If our planet survives another thousand years, it will be easy to look back and see how humans lived. The archive of 20th century existence will reveal greatness and genius, corrupt passions and mass murder.
It will also reveal a catalog of curiosities and a cornucopia of passing fads. 60 Minutes' Morley Safer gives this report as part of the series on the countdown to 2000.
Cappuccino in endless variety, supermarkets, the joy of cyberspace, and glossy magazines, instructing how to live with style, may not top your list of proud achievements for the millennium but they do tell a good part of the story.
For better or for worse, ours has become a civilization obsessed by self-absorption and ambition of the moment. Few know or care how it all began.
To get the heart of how people lived in the year 1000, you have to visit places like this Anglo-Saxon village near the ancient city of Bury St. Edmunds, in the center of England, now rebuilt, but first settled just more than a thousand years ago, and bring along an expert such as historian Robert Lacey.
"If you met an Anglo Saxon, a man living or a woman living in the year 1000 today, they would be just about our size, which of course isn't what we think," explains Lacey.
"These people are living in villages like this, lots of space," he says. Not "to sentimentalize the risks to health and so on but they live actually pretty healthily,...by our standards very healthy meat, free-range meat, good cholesterol, not bad cholesterol, venison and so on."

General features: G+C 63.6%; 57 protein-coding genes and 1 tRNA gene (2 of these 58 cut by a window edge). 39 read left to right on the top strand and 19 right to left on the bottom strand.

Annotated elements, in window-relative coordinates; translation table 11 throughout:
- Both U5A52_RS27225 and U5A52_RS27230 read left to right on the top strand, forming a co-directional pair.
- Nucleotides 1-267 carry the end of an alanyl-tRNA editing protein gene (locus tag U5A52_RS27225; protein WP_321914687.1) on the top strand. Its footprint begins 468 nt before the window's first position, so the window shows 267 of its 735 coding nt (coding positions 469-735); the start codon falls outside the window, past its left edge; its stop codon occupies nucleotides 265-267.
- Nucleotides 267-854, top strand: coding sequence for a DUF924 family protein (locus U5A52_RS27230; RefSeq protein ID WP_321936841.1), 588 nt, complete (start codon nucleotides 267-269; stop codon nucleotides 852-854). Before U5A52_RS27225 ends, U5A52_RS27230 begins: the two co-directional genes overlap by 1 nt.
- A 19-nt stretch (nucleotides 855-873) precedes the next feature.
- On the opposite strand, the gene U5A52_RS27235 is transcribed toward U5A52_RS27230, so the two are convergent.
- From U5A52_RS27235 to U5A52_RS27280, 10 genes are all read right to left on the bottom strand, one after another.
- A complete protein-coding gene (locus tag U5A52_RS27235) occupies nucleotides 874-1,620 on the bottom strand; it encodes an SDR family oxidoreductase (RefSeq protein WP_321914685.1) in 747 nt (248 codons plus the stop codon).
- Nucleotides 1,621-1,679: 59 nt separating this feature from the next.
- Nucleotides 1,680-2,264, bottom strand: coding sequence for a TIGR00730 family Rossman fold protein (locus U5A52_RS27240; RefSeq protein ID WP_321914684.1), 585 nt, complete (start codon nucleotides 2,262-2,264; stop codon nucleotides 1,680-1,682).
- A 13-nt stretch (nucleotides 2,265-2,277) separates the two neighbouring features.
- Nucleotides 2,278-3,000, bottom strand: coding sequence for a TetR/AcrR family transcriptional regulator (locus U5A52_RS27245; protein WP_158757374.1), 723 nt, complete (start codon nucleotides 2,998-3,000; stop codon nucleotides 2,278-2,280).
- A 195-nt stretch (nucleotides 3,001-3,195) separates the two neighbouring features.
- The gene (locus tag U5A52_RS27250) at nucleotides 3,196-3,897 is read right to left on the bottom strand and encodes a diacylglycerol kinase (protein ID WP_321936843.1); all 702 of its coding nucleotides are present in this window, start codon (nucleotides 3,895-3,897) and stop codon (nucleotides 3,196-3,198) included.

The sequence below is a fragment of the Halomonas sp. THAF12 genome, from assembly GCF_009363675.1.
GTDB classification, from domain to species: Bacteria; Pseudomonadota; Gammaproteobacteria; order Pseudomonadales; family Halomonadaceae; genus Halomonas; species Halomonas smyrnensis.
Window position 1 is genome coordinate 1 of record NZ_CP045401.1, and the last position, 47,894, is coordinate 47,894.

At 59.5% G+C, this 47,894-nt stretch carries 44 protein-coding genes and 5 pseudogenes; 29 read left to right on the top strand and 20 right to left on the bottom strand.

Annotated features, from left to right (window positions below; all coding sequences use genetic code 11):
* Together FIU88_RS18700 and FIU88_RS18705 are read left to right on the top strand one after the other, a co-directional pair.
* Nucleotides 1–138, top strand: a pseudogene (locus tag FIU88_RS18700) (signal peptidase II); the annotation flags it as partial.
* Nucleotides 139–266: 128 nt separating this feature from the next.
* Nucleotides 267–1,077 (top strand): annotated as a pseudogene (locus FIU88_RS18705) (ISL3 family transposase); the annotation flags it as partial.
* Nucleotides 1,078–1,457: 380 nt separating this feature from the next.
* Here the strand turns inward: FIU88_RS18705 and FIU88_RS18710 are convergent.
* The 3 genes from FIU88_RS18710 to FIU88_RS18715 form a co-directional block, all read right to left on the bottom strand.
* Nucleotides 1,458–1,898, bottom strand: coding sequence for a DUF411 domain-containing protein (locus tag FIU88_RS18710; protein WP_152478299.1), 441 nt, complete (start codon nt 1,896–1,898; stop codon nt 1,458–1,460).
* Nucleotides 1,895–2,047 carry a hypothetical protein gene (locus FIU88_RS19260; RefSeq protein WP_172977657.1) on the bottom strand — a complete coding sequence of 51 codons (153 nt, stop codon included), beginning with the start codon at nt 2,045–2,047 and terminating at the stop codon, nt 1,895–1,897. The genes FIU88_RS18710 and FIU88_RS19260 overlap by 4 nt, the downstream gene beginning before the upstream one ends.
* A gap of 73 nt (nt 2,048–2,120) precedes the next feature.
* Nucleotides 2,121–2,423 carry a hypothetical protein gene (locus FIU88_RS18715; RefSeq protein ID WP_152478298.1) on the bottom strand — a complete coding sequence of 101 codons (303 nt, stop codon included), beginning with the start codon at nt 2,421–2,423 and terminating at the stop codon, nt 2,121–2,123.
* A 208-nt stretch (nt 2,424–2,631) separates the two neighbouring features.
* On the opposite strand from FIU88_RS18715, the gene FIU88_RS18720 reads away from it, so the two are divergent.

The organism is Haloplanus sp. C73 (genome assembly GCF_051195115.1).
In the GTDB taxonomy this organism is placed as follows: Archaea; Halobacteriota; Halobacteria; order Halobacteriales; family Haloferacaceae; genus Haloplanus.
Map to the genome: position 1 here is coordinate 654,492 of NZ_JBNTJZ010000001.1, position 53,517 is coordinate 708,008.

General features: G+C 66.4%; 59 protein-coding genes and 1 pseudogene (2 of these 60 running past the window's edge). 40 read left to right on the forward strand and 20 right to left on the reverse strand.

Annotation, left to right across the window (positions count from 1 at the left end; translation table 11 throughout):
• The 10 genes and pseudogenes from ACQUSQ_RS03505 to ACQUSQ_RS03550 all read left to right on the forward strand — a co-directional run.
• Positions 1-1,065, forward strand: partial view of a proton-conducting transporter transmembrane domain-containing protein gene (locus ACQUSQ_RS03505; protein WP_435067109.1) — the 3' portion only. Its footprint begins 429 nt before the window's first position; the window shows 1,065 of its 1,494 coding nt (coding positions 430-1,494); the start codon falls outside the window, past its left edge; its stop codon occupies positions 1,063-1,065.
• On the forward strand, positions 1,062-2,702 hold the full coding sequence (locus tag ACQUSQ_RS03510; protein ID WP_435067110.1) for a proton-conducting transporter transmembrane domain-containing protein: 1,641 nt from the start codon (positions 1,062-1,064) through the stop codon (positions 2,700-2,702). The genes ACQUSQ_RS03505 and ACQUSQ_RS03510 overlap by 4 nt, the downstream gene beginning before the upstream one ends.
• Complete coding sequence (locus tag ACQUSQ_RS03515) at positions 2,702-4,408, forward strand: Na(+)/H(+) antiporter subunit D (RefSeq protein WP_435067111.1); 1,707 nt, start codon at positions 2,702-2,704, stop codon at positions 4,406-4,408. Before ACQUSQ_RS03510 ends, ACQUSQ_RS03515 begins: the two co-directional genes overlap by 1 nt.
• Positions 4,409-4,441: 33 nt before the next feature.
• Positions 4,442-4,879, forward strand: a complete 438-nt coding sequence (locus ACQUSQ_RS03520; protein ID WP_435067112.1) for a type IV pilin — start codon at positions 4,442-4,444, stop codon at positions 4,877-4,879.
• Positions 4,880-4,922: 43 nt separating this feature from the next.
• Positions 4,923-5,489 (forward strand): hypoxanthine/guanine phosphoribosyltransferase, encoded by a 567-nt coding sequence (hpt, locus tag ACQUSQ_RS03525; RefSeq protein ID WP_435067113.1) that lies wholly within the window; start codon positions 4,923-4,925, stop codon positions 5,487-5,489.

This makes life sound pretty good but the fact is it was terrible; it was a fearsome existence.
"It was," Lacey says. "Medically we take so much for granted now. I mean something like childbirth was then a time of terrible risk and anxiety. The Caesarean operation, for example - today quite a common thing. Well, it did exist then, but it sacrificed the woman. They just cut open a flap in the woman's belly and the child was saved and the woman was discarded."
And there were other ailments.
"Half the population is dying by the age of 4 or 5 from all these whooping coughs and diphtherias, cholera....And even if you survived, you might get to the end of your 40s or 50s," Lacey says.
"There's no understanding of germs. There's one account of the Danes at this time bathing five times a year. Well, that was fanaticism for the Anglo Saxons," he says.
Many of early white settlers in America came from this sort of stock.
What's interesting is not very many centuries after the Romans, things descended to primitive levels that the Romans would have scoffed at.
"Certainly in England," says Lacey. "Let's not forget, we're talking about a world where you've got a wonderful civilization in China; you've got the Mayans reaching the peak of their civilization....The Chinese are already using gunpowder."
"The English are pretty bakward. And if you're a betting man in the year 1000, you wouldn't put your money on this culture being the one, which with its language is going to go out and in some ways literally conquer the world."
That is, to be the culture to conquer the world with genius, culture, gadgets and gizmos.
Copyright 1999 CBS. All rights reserved.
CBSNews.com staff CBSNews.com staff